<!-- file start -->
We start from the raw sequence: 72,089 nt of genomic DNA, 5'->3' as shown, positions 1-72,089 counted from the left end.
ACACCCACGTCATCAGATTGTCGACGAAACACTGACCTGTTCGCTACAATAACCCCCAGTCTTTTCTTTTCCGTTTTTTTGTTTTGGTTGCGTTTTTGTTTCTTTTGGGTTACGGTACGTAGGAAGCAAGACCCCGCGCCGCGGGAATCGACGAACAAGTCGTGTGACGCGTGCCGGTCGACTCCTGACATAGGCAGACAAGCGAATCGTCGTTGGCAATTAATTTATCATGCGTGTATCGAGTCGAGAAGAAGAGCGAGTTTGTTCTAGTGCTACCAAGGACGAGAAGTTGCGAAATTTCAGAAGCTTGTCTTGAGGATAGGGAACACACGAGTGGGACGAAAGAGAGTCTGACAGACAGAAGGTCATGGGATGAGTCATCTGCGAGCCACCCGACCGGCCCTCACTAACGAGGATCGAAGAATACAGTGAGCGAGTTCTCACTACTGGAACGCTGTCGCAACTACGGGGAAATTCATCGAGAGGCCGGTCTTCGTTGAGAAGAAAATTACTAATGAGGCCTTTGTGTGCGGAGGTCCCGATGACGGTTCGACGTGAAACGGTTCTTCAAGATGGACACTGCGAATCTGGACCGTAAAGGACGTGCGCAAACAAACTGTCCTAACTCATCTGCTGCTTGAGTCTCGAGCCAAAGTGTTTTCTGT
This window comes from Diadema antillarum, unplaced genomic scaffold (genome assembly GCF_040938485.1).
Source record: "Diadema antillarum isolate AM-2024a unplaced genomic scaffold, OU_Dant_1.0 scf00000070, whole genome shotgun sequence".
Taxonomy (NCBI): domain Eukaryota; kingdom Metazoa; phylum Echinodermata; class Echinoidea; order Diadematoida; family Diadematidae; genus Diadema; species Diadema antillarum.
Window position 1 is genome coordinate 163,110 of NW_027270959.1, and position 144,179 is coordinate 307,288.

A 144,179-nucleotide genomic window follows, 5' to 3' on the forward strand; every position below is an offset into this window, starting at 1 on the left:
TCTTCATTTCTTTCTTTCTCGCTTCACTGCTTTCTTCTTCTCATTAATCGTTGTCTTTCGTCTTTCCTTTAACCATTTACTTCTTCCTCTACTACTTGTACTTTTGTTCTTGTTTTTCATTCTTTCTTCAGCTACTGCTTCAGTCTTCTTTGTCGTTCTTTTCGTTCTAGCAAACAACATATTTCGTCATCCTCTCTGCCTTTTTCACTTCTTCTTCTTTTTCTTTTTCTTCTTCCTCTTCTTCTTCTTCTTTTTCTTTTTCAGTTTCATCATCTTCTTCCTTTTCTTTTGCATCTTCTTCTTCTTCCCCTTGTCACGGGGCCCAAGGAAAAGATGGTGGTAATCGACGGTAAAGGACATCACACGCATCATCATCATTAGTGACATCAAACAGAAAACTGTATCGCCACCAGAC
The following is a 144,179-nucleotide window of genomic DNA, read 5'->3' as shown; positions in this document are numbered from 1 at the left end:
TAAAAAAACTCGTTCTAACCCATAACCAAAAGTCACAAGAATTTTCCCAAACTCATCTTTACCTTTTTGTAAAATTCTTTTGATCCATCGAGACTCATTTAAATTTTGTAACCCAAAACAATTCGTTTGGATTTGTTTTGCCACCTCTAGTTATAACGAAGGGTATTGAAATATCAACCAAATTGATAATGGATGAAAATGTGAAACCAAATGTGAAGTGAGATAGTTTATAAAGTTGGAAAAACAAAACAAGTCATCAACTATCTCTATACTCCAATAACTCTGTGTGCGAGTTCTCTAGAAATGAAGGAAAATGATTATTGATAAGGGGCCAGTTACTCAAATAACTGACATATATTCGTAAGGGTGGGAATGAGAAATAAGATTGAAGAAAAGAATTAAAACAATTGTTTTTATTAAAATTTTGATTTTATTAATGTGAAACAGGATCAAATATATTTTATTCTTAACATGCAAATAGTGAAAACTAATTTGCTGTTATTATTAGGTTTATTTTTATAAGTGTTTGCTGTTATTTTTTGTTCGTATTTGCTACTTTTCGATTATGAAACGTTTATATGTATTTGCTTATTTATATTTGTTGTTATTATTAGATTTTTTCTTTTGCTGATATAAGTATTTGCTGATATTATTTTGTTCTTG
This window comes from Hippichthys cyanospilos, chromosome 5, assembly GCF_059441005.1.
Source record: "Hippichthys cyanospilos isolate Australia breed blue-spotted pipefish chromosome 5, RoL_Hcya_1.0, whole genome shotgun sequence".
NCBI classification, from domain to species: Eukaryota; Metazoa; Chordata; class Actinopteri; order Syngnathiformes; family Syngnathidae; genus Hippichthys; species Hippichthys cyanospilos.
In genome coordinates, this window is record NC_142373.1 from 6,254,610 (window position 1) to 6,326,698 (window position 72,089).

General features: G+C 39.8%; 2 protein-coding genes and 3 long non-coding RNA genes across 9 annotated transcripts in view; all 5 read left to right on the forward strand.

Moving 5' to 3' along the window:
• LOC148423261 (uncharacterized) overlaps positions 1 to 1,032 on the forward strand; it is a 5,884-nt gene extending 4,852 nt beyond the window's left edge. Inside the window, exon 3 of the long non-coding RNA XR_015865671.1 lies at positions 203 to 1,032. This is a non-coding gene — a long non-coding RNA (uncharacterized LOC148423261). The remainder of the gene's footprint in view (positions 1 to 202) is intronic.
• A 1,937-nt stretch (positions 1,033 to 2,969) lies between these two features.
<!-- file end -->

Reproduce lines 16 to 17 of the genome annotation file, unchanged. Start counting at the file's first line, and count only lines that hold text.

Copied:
Moving 5' to 3' along the window:
• LOC148423261 (uncharacterized) overlaps positions 1 to 1,032 on the forward strand; it is a 5,884-nt gene extending 4,852 nt beyond the window's left edge. Inside the window, exon 3 of the long non-coding RNA XR_015865671.1 lies at positions 203 to 1,032. This is a non-coding gene — a long non-coding RNA (uncharacterized LOC148423261). The remainder of the gene's footprint in view (positions 1 to 202) is intronic.